We had booked a slot for 35 hours mandatory contact classes for preparation from the PMI Bangalore Chapter, and completed those within 15 days of our decision to appear for the exam.
Student vs. Professional
Our goal was to pass the exam on the first attempt. Exam preparation should be done as a professional, not as a student preparing for university exams. You must get a grip on applying concepts and logic to various situations. Memorizing will not help, apart from few formulae and PMI-specific words. You don’t even need to memorize the ITTOs (inputs, tools and techniques, outputs), which can be tackled using logic (if the concepts are clear).
- Let’s return to our plan to tackle the exam. In the time we had between enrollment and classes, we did some internet research on the exam experiences of others. We made a brief plan and timelines. Below are a few snippets based on our experience of passing the PMP exam:
- Do not drag study plans beyond four to six months. You risk losing interest due to other priorities. Exam preparation will consume the low balance of personnel time you have left after office hours, so it shouldn’t be prolonged.
- Take preparation as short running bursts rather than a marathon. Dedicate four months of time (1-2 hours daily, 4-5 hours during weekends/holidays) for exam preparation; in total, around 150-200 hours of preparation is required depending on experience and your ability to grasp concepts.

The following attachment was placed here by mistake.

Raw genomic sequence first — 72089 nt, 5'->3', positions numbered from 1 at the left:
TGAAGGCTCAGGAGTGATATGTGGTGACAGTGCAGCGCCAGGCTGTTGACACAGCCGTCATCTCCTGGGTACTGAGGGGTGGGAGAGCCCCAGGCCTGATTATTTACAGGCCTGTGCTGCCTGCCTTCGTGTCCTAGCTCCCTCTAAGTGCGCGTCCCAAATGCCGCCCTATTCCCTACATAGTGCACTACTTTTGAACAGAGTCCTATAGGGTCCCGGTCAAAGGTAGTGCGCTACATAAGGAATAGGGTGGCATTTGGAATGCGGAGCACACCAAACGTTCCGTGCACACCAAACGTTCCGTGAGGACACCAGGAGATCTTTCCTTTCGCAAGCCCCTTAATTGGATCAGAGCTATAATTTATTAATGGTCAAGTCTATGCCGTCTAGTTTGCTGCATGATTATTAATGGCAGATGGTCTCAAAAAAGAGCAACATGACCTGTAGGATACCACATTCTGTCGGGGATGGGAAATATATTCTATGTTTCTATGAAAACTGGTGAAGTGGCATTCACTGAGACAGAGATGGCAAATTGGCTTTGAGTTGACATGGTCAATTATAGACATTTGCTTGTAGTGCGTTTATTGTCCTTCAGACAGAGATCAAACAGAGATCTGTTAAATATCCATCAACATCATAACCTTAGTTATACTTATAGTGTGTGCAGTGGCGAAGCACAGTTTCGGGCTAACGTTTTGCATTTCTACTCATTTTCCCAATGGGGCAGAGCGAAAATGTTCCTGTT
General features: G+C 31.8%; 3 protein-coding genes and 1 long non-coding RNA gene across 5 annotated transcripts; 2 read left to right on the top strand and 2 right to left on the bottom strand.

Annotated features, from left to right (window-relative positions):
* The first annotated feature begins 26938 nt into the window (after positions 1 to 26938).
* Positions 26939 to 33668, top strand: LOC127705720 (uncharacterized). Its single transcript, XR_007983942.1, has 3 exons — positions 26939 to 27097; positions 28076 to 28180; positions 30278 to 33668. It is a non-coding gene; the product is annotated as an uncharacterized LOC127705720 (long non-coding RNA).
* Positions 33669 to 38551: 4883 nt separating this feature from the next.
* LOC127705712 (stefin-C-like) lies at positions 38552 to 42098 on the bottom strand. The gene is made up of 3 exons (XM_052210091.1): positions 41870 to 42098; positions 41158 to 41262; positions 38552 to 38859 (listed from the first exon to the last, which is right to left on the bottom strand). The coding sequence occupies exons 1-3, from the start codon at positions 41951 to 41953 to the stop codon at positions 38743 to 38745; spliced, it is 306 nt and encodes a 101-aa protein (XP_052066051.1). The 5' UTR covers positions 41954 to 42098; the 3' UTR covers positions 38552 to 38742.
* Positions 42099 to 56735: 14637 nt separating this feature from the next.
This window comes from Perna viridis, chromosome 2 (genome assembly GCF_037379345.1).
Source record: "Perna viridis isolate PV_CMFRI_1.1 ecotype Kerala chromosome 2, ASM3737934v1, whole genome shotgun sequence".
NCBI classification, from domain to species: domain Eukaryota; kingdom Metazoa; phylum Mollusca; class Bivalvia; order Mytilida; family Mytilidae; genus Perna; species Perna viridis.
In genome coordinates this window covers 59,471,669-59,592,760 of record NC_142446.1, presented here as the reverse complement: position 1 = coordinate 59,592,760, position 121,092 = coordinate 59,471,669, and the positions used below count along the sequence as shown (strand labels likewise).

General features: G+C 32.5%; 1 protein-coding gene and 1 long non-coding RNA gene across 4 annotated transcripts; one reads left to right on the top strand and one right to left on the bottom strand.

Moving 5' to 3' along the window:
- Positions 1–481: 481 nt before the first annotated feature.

- Do not leave in the middle or take a break—not even for a day or two. You lose momentum and tend to forget concepts. Preparation must continue.
- Read as many pages as comfortably possible (say 20 pages or whatever works for you), and do not “dry read” anything. Only move to further pages/concepts when you have understood the previous one. Don’t stress yourself while reading.
- Do not skip concepts, as all are integrated and interlinked. Flow should be maintained as per the PMBOK Guide index.
- Prepare a bar chart/tracking sheet with start and end dates (we made one).
- It took us almost two months to completely read a well-known exam preparation study guide, and 1.5 months for PMBOK Guide.
- Do not attempt to solve questions vaguely without at least reading the concepts once—this may corrupt the thinking process and related “PMI-isms.”